My Short-Lived Life of Crime

When I was looking for pics to use for the Saturday Snapshot’s article, I came across an old newspaper article and had a good laugh so thought I would share it here.  I actually saw this article in the paper before I knew that it was me that they were looking for.

I came home from my part-time job one day and found a card attached to my door – it was from a police officer with a note to give him a call.  At first, I thought one of my friends was playing a joke – I was in college and jokes were a regular occurrence.  The card looked official so I thought I would go ahead and call the number.

The officer wanted to come over and talk to me but I was on my way to class so he made arrangements to meet me the next morning where I worked.  I asked him what it was about and he said that I had paid my phone bill with a counterfeit bill.  I remembered seeing the story in the paper so of course, dug it out after talking to him.

My phone bill was due over term break and I was going home so made arrangements to pay the bill when I got back.  I also got paid while I was away so my first stop was to pick up my paycheck.  I then went to the bank I used a few blocks from where I worked.  The bank was not open when I got there so had to wait to get in – I was the first customer in line that morning.  I then walked a block or two down the street to pay my phone bill.

The police officer verified that I had cashed my check right before paying my phone bill so I was not in any actual trouble.  Fortunately for me, the guy working at the phone company did not notice until after I walked out the door.  The phone company wanted their money back but the police officer said because he had accepted it and I had left, the phone company was stuck with the loss.  He said if the guy had noticed it before I walked out the door, I would have been the one stuck with the loss.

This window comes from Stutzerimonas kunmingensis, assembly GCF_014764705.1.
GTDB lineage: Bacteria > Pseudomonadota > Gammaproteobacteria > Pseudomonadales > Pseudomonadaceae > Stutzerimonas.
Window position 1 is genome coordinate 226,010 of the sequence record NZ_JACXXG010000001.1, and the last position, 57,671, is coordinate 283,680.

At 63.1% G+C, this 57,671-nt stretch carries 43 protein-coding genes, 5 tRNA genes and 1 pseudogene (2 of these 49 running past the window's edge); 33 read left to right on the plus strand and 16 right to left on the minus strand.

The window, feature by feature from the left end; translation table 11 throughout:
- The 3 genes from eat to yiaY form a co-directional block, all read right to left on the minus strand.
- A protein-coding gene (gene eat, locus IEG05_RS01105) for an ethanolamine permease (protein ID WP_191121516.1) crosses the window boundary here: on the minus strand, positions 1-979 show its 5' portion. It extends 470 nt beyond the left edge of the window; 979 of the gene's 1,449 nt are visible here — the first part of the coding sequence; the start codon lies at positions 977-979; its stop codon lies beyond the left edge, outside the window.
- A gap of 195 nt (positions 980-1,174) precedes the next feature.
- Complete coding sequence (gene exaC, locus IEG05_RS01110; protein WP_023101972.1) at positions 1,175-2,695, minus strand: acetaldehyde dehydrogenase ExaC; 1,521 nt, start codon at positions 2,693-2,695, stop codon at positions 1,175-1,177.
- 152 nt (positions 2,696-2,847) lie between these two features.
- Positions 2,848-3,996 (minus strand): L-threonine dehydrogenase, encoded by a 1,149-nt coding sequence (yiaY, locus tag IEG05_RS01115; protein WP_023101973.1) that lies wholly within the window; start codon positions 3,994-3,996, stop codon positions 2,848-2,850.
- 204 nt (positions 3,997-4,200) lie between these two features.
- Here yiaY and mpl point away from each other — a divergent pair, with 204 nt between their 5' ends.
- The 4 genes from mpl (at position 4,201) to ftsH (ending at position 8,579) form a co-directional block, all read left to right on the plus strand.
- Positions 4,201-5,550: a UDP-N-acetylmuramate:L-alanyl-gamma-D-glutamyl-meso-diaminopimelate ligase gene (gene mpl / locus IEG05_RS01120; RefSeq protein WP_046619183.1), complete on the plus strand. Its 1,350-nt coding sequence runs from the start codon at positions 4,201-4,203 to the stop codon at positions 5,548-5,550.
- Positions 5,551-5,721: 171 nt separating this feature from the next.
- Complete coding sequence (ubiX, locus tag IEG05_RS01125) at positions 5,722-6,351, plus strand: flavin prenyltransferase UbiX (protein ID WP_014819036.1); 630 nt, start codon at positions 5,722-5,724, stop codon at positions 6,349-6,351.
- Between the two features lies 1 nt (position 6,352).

I asked how they knew it was counterfeit and the officer told me that the guy at the phone company noticed that it was shorter than the other bills. He also pulled some money out of his wallet and showed me some markings on a real bill that he said was impossible to replicate in counterfeit money.

I always thought it odd that I was the first person in the bank that morning and the money I was handed was at top of the teller drawer and had been counted the night before.  I have always wondered if the teller knew he had accepted it the day before and was worried he would get in trouble so wanted to get rid of it.  I think I would have an easier time accepting that it was an accident if I had been in the bank in the middle of the afternoon.

Note the “Bill Paid with Counterfeit Cash” story in the upper right corner of the paper.

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